As Peter Capaldi wraps up his tenure as our favorite time traveling, sometimes campy, often brilliant, Doctor Who, BBC has revealed his replacement.  And.  Wait for it.  It is  Jodie Whittaker–a choice that bucks the tradition of selecting exclusively male actors to play the role–a tradition that has held for more than fifty years.  Not surprisingly, the cowardly sexist attacks have already begun as the fragile egos of the few crumble.  We can only hope those people keep their promise and take their viewing choices elsewhere.  For the rest of us, we have a powerfully strong actress, and I couldn’t be more excited to see the approach she takes with the character.

Whittaker brings a sterling resume to the show.  Like many of her predecessors, she has spent time on the Shakespearian stage and is famous for her stints playing hard drama.  The latest Doctor showrunner, Chris Chibnall, made this pick for obvious reasons: he worked with the actress on the show Broadchurch, which he created.  Whittaker’s performance in Broadchurch is evidence that she can handle a breadth of complexity and seriousness essential to the best incarnations of this iconic character.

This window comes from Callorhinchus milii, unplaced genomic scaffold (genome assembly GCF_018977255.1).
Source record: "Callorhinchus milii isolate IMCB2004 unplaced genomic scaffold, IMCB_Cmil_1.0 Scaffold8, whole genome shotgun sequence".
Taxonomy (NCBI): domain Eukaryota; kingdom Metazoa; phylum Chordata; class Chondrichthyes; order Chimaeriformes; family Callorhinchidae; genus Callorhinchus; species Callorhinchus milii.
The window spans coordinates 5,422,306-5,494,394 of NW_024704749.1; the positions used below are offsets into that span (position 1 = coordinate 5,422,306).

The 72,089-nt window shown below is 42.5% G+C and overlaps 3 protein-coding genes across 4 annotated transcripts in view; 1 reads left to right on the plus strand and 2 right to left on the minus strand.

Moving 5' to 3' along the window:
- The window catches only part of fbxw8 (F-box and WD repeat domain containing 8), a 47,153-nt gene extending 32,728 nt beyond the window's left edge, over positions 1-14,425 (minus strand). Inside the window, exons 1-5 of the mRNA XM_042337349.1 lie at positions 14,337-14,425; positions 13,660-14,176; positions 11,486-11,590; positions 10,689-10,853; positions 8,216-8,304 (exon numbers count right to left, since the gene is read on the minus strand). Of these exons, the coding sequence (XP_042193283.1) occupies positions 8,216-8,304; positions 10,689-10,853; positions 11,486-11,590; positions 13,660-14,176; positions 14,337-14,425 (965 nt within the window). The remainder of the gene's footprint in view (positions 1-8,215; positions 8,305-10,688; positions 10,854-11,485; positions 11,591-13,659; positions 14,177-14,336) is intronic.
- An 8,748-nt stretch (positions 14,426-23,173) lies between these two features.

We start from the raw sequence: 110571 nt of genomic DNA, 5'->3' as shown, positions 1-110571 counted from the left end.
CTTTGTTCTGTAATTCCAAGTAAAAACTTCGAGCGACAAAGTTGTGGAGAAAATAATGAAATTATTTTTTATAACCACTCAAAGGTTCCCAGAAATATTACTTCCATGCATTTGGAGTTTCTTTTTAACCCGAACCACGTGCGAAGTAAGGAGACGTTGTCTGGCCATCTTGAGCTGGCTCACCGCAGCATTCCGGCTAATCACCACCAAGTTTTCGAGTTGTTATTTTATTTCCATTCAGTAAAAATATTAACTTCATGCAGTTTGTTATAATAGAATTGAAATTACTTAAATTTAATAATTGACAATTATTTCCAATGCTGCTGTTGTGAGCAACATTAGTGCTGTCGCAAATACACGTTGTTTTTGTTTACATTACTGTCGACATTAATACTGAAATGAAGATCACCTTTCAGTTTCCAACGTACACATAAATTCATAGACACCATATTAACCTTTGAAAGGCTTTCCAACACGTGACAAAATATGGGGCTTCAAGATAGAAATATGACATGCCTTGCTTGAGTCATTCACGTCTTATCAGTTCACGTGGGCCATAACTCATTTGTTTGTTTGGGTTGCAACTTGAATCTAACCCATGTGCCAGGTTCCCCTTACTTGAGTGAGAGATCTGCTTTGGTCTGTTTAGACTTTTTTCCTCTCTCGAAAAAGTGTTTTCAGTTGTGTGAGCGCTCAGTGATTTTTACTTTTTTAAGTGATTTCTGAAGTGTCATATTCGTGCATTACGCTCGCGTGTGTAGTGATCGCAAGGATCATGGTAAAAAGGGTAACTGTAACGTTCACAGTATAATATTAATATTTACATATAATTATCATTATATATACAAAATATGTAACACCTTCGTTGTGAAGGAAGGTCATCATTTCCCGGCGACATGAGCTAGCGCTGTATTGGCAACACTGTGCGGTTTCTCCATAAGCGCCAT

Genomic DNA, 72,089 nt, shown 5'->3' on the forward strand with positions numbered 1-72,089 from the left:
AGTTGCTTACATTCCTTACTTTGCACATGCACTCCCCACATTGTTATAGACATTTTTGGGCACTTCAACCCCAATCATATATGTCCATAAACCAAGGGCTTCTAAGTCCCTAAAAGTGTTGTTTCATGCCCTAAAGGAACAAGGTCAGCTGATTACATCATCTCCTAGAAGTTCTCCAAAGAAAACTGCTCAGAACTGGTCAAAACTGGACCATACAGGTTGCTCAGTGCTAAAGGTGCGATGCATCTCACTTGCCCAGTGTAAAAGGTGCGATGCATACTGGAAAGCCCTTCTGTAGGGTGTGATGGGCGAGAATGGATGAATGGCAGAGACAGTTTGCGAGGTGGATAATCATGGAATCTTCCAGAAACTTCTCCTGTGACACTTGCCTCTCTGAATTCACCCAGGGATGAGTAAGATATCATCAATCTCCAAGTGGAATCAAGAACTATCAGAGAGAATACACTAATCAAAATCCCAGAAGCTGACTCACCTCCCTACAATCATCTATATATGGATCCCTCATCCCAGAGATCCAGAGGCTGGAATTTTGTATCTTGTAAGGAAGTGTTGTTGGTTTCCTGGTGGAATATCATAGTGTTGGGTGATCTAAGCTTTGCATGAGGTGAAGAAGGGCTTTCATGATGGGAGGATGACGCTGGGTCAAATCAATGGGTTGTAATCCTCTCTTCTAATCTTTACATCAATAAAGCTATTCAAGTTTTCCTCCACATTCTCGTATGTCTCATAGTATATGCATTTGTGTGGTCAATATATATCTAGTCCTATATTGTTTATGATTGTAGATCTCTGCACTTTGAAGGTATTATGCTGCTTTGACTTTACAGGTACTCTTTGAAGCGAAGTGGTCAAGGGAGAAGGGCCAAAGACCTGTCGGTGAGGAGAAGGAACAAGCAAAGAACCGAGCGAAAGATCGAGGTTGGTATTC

Famously the previous showrunner, Steven Moffat, had resisted the casting of a female Doctor Who while working as its head.  And, famously, he had been unfairly savaged and misquoted to make him appear vehemently against a gender change for purely sexist reasons.  The fact is Moffat had a story to tell and a vision to capture.  He did a wonderful job.  It’s undeniable.  With Chibnall, we have a new vision, a new story, and a new Doctor.  We’d all be better off forgetting the gender and listening to that new story.  In an interview with BBC, Whittaker said, “Because this is a really exciting time, and Doctor Who represents everything that’s exciting about change…The fans have lived through so many changes, and this is only a new, different one, not a fearful one.”  I agree with most of her comment.  The Doctor has always been about the spirit of change and adventure…and fear.  Fear may be the most important part of the Doctor’s story.  Let’s embrace the change–and the fear.  Walking bravely into our own discomfort is what defines us.  Forward, Whovians! Forward!